How do fibre optic cables work?
What’s Fibre Optics?
Fibre optics is a method of data transmission which involves sending coded information via a beam of light projected through a glass tube or pipe. It has its origins in the work of 19th century scientists Jean-Daniel Colladon (a Swiss physicist who discovered that a continuous beam of light could be shone down a water pipe through internal reflection) and John Tyndall (an Irish physicist who formally demonstrated internal reflection to the Royal Society in London by shining light into the bending stream from a jug of water).
And the Cables?
Fibre optic cables are composed of very thin strands of glass or plastic – each less than a tenth of the thickness of a human hair. These strands are known as optical fibres, and each one is capable of transmitting somewhere in the region of 25,000 phone calls. Fibre optic cables typically range from a minimum of two to several hundred strands.
To ensure uninterrupted light transmission, the glass used in making optical fibres has to be very pure – so the core of a cable is typically made using silicon dioxide. Around this core there’s a coating or cladding of somewhat different glass, which is usually infused or “doped” with traces of elements like boron or germanium. A plastic coating and shroud made from Kevlar or metal fibres surrounds the core and cladding, and the entire assembly is sealed against water and dirt by a protective outer layer.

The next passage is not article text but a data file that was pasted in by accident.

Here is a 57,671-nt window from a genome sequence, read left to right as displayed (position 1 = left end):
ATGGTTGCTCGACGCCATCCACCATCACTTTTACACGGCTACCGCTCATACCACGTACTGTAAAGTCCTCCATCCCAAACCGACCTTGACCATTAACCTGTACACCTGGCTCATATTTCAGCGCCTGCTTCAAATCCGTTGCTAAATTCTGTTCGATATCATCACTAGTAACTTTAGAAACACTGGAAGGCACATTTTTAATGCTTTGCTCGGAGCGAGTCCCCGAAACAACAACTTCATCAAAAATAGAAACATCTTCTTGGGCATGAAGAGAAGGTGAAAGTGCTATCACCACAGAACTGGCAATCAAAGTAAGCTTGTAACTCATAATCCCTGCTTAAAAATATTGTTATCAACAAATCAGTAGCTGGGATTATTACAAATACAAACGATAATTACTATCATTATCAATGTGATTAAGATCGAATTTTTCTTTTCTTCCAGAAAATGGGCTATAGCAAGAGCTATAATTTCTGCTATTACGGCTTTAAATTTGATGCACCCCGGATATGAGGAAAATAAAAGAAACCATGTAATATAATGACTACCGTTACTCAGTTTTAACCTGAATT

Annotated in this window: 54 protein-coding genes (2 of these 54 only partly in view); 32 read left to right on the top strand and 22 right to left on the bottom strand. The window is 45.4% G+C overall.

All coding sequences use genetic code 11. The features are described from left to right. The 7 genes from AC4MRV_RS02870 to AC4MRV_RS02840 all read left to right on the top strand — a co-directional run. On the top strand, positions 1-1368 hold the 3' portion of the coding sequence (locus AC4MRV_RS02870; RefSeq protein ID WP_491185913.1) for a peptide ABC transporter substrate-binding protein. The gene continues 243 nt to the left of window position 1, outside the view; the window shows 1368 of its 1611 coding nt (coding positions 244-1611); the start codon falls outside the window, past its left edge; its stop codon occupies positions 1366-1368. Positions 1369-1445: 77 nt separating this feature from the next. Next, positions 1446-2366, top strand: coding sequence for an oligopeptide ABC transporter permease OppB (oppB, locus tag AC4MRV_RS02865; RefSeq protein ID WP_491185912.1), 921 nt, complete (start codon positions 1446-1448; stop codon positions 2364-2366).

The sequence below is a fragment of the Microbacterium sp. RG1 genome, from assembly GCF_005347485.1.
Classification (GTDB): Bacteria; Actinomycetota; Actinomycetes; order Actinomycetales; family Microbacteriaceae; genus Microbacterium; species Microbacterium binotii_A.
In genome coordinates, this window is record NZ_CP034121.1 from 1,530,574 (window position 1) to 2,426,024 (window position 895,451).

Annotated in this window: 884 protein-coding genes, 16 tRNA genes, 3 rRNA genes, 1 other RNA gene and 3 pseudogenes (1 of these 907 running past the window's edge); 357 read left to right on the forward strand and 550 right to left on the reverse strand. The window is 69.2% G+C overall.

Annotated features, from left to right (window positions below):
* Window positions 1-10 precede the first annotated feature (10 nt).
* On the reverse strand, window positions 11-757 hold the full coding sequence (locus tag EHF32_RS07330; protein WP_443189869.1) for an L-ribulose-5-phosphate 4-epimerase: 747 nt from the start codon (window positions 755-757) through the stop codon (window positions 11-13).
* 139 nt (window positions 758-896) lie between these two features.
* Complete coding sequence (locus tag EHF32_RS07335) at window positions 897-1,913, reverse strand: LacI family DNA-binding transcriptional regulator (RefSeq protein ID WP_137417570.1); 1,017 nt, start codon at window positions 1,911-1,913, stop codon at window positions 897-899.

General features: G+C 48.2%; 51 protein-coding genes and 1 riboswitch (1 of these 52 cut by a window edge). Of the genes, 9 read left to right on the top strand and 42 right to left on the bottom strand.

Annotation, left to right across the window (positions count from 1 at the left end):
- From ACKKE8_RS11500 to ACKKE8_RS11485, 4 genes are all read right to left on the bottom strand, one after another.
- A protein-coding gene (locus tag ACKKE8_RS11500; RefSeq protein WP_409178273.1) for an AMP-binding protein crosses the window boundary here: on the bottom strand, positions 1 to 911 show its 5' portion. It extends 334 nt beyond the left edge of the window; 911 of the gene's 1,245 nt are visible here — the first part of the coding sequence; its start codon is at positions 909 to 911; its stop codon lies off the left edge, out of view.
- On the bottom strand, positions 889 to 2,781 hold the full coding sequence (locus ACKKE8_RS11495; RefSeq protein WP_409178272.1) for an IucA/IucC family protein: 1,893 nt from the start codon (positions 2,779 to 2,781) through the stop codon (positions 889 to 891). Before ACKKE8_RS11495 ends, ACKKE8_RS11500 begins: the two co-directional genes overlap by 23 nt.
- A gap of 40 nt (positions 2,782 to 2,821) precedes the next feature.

A complete cable may be only a few centimetres in diameter, with the core measuring as little as five to 10 millionths of a metre.
Bouncing Light Around
Transmission through fibre optics is achieved when the photons or particles of light making up a beam hit the glass walls of an optical fibre at a very shallow angle (forty degrees or less), and reflect back as if striking a mirror. This is known as total internal reflection, and ensures that all the light transmitted remains inside the tube.
The physical structure of the cable assists in this, as the doping applied to the cladding lowers its refractive index relative to that of the core (different reflection characteristics), and effectively confines the light beam to the core of the fibre.
Continuous runs of cable up to 100 km (60 miles) are possible, with light bouncing off the walls and reflecting back into the main stream at speeds of around two-thirds the natural velocity of light in a vacuum (which is about 300,000 km or 186,000 miles per second). That’s why there’s usually an equipment hut positioned very 80 to 100 km (40 to 60 miles) on long distance transmission lines, to boost or retransmit signals along the next section of cable.
Single and Multi-Mode Cables
In single-mode transmission, light travels straight down the middle of a cable, without bouncing off the sides. Cables usually have a very thin core (five to ten microns or millionths of a metre), and are used in telephone, cable television, and internet applications.
Fibre optic cables transmitting light in multi-mode are typically around ten times the size of single-mode cables, and allow light to use a variety of paths (multiple modes) to move down the cable. Information may only be sent over relatively short distances, so multi-mode cables find application in areas like the linking of hardware between computer networks.
Multiple strands are combined in the thickest cables, which are typically used in medical endoscopy, where tools like gastroscopes (fed down a patient’s throat, with a light shining down, then reflected back to an eyepiece) or localised probes can reveal conditions within a patient’s body without the need for invasive surgery.
With their resistance to signal interference, high bandwidth capacity, and ease of operation (information can travel much further before it needs to be amplified or retransmitted) fibre optic cables are a true asset to modern-day communications.